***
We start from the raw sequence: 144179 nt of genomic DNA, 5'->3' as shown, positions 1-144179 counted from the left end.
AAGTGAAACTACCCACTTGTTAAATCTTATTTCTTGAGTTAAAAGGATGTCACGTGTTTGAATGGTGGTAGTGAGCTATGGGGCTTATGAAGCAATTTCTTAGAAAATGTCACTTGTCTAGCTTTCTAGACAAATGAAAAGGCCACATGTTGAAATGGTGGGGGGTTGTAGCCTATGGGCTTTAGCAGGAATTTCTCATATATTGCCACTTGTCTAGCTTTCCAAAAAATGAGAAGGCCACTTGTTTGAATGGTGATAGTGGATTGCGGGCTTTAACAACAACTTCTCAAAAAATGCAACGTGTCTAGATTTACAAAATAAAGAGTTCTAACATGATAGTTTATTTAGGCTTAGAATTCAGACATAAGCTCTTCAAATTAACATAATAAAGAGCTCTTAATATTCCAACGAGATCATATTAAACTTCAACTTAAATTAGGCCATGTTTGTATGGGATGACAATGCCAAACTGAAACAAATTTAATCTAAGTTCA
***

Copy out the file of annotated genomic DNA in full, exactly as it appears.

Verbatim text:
We start from the raw sequence: 144179 nt of genomic DNA, 5'->3' as shown, positions 1-144179 counted from the left end.
AAGTGAAACTACCCACTTGTTAAATCTTATTTCTTGAGTTAAAAGGATGTCACGTGTTTGAATGGTGGTAGTGAGCTATGGGGCTTATGAAGCAATTTCTTAGAAAATGTCACTTGTCTAGCTTTCTAGACAAATGAAAAGGCCACATGTTGAAATGGTGGGGGGTTGTAGCCTATGGGCTTTAGCAGGAATTTCTCATATATTGCCACTTGTCTAGCTTTCCAAAAAATGAGAAGGCCACTTGTTTGAATGGTGATAGTGGATTGCGGGCTTTAACAACAACTTCTCAAAAAATGCAACGTGTCTAGATTTACAAAATAAAGAGTTCTAACATGATAGTTTATTTAGGCTTAGAATTCAGACATAAGCTCTTCAAATTAACATAATAAAGAGCTCTTAATATTCCAACGAGATCATATTAAACTTCAACTTAAATTAGGCCATGTTTGTATGGGATGACAATGCCAAACTGAAACAAATTTAATCTAAGTTCA